This Bus Departs at Nine in the Morning
By Kelly N. Patterson
"This bus is going to fall,"
I stated and asked concurrently in my remedial Swahili.
The buddah-bodied, sarong wrapped woman to my right
laughed at my big worried eyes.
"No, young sista," her
electric white teeth glowed through me. "Hamna
Her corpulent arm, the size of my
thigh, fell on my shoulders: a universal gesture of
comfort. Hamna tabu, no problem. I was unaware there
are six different ways to say "no problem"
in Swahili, depending on the degree of the problem.
It is not desirable, in Tanzanian society, to be the
harbinger of discouraging news.
In a car, you could travel from
Iringa to the mountain-nest village of Pommerini in
four hours. In a bus, it may take up to ten hours
to travel the same distance. The authorities tell
you, "this bus departs at nine in the morning,"
while pointing to a crude, archaic map of your destination.
However, the bus always leaves well
after midday, except the one time you cleverly arrive
at noon, to evade the bus vigilance in the blistering
fumes of the arthropod-infested marketplace. They
nod their heads at your disbelief.
"I told you many times, this
bus departs at nine in the morning."
When you purchase a bus ticket this
does not guarantee you a seat on the bus. One voyage,
I stood for four consecutive hours, with the physical
support of other passengers' bodies. And no, they
would not let me ride on top of the bus, with all
the cargo and the bus attendants, despite my begging.
"It would not look good to
have muzungu on the roof," the bus driver concluded
and then sipped his Tuska beer.
Tanzanian buses are really motorized
community centers. Some passengers organize a chorus
to drown out the clamorous juju music (African dance
music which parallels Caribbean music stuck on fast-forward),
selected by the driver and his attendants. The driver
will play his single cassette repeatedly the entire
ten-hour journey. I became an instant celebrity the
day I introduced Bob Marley's Legend on a bus trip.
In the back of the buses men are
gambling with a deck of cards, drinking bamboo juice
(a lip-numbing inebriating brew with a Whiskey Sour
tang), or exchanging entertaining personal narratives
and dirty jokes. Women socialize, breast-feed cloth-attached
infants (who never cry), sew, coif one another's hair,
and generate beaded jewelry. Children amuse themselves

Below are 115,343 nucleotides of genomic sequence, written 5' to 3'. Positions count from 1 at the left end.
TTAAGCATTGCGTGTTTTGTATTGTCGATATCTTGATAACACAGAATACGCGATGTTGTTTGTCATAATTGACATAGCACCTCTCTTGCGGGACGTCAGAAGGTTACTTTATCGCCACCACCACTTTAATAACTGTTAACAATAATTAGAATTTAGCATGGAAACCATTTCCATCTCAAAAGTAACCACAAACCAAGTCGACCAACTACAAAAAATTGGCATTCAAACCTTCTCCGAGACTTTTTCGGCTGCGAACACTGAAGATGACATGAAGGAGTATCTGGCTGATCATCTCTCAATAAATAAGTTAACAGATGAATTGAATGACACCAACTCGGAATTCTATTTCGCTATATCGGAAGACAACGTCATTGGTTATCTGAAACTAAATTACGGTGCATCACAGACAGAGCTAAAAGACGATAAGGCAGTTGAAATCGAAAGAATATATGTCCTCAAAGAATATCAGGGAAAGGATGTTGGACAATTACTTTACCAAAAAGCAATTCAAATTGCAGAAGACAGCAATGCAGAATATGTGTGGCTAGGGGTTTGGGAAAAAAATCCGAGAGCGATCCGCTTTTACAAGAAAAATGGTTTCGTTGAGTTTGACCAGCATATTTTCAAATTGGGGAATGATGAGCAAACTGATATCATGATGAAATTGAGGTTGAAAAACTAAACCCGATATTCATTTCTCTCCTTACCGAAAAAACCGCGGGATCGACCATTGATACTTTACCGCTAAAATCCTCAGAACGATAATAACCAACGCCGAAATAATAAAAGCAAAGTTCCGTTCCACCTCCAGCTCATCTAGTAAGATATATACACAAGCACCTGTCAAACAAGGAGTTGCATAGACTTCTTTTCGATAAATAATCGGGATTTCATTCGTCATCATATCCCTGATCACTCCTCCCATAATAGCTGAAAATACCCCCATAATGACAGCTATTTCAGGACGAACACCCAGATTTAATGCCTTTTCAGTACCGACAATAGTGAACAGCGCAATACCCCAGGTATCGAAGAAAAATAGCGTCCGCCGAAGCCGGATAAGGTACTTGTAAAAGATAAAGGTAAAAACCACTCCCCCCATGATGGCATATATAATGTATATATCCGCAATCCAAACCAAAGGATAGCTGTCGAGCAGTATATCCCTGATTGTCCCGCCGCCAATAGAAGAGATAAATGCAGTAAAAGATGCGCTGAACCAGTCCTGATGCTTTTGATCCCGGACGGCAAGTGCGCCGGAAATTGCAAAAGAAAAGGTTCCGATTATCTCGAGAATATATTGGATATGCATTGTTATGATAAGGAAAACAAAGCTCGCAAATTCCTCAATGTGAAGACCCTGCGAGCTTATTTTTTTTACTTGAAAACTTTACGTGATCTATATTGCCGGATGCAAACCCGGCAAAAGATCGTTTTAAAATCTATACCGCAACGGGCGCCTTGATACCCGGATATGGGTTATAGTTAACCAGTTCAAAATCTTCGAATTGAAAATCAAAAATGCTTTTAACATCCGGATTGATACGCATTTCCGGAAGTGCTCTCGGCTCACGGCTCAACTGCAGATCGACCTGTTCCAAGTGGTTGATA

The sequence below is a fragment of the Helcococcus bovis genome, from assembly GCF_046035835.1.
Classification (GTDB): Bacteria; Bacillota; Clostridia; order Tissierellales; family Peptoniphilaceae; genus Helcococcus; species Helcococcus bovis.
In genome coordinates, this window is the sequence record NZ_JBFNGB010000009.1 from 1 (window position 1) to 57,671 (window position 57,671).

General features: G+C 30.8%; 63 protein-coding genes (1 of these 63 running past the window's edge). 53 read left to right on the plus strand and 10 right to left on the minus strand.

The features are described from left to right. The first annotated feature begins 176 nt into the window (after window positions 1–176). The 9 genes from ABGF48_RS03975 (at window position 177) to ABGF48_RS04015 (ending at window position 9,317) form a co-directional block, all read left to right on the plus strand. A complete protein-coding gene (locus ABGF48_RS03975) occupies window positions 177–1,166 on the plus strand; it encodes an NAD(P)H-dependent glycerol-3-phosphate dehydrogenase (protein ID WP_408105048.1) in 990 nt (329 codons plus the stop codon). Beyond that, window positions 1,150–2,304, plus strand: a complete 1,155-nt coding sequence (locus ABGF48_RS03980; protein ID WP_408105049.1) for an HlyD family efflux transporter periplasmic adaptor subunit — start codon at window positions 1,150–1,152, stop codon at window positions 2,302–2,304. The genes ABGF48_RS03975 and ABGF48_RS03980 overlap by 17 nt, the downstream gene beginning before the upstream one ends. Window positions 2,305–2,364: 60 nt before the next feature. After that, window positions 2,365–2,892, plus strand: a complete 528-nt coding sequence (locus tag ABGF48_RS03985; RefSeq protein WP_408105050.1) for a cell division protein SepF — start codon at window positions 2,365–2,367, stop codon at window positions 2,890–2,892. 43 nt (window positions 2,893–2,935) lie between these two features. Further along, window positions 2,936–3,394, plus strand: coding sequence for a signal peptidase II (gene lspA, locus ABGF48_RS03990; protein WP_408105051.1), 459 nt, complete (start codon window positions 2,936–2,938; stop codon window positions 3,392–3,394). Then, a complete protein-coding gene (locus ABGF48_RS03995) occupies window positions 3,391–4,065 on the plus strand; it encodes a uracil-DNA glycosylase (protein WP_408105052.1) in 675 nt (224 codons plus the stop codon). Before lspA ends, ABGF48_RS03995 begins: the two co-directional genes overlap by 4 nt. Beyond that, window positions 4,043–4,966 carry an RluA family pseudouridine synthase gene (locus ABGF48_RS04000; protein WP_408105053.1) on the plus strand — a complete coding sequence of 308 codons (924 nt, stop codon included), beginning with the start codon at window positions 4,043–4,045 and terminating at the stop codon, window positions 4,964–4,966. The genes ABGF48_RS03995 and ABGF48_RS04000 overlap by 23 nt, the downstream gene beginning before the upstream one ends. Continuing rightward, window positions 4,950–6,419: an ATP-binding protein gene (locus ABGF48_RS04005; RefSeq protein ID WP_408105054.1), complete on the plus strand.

by watching me or agitating the omnipresent livestock:
do goats and chickens purchase bus tickets, too?
The African "highways",
elaborately decorated with lunar-crater sized potholes
and decomposing vehicles, do have Rest Areas. These
oases in the naked bush greatly resemble American
truck stops: they offer a bar, restaurant/disco, and
a flophouse. But there are no souvenir shops, refueling
stations, or toilets.
The length of one's visit is solely
the discretion of the driver, and often the driver
does not feel obligated to notify his customers of
departure. At the sound of the engine, individuals
abruptly drop their meals, chase the bus, and leap
onto a rambling bus. The passengers, securely on board,
enthusiastically encourage boarding attempts and
generously applaud on success.
During the trek, if you must relieve
yourself, it is custom to yell, "Choo!"
This is vernacular tongue for "john" or
"toilet." The bus does not actually stop
on account of your need to recycle your last meal.
However, if the driver favors you, he will slow the
bus down significantly and continue in a dull roll.
You alleviate your burden alongside the route, often
without bushes or ravines to conceal your private
biological functions. This means you and often a few
peers, are urinating (or worse) in full view of the
bus and its occupants.
You adapt quickly to this
humbling situation, eluding a kilometer jog to capture
the bus. I wish not to mislead you; the drivers are
not sadistic. They reasonably fear the decrepit, hand-me-down
buses of the West will not survive frequent stops.
In the African country, a defunct bus becomes a fossil
and the occupants are fully exposed to Nature's impulses.
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